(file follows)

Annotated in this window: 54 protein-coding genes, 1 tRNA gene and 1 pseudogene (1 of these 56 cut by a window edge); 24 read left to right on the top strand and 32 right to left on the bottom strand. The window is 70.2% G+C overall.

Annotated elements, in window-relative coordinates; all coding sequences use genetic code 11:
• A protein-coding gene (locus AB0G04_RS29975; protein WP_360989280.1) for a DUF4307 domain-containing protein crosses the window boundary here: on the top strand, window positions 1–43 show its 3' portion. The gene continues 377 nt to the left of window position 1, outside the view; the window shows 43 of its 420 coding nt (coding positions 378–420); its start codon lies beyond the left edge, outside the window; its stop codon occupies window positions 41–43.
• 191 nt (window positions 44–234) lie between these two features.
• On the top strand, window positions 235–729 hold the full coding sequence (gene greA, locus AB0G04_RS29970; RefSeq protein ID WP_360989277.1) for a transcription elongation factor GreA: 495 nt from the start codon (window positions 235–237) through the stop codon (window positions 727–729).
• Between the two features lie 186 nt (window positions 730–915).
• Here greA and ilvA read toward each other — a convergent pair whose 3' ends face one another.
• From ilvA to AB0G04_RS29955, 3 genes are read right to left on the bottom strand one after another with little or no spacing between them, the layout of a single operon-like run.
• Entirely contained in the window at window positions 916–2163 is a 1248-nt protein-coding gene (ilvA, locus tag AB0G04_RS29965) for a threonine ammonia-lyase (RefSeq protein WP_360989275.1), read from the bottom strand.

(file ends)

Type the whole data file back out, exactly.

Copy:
Annotated in this window: 54 protein-coding genes, 1 tRNA gene and 1 pseudogene (1 of these 56 cut by a window edge); 24 read left to right on the top strand and 32 right to left on the bottom strand. The window is 70.2% G+C overall.

Annotated elements, in window-relative coordinates; all coding sequences use genetic code 11:
• A protein-coding gene (locus AB0G04_RS29975; protein WP_360989280.1) for a DUF4307 domain-containing protein crosses the window boundary here: on the top strand, window positions 1–43 show its 3' portion. The gene continues 377 nt to the left of window position 1, outside the view; the window shows 43 of its 420 coding nt (coding positions 378–420); its start codon lies beyond the left edge, outside the window; its stop codon occupies window positions 41–43.
• 191 nt (window positions 44–234) lie between these two features.
• On the top strand, window positions 235–729 hold the full coding sequence (gene greA, locus AB0G04_RS29970; RefSeq protein ID WP_360989277.1) for a transcription elongation factor GreA: 495 nt from the start codon (window positions 235–237) through the stop codon (window positions 727–729).
• Between the two features lie 186 nt (window positions 730–915).
• Here greA and ilvA read toward each other — a convergent pair whose 3' ends face one another.
• From ilvA to AB0G04_RS29955, 3 genes are read right to left on the bottom strand one after another with little or no spacing between them, the layout of a single operon-like run.
• Entirely contained in the window at window positions 916–2163 is a 1248-nt protein-coding gene (ilvA, locus tag AB0G04_RS29965) for a threonine ammonia-lyase (RefSeq protein WP_360989275.1), read from the bottom strand.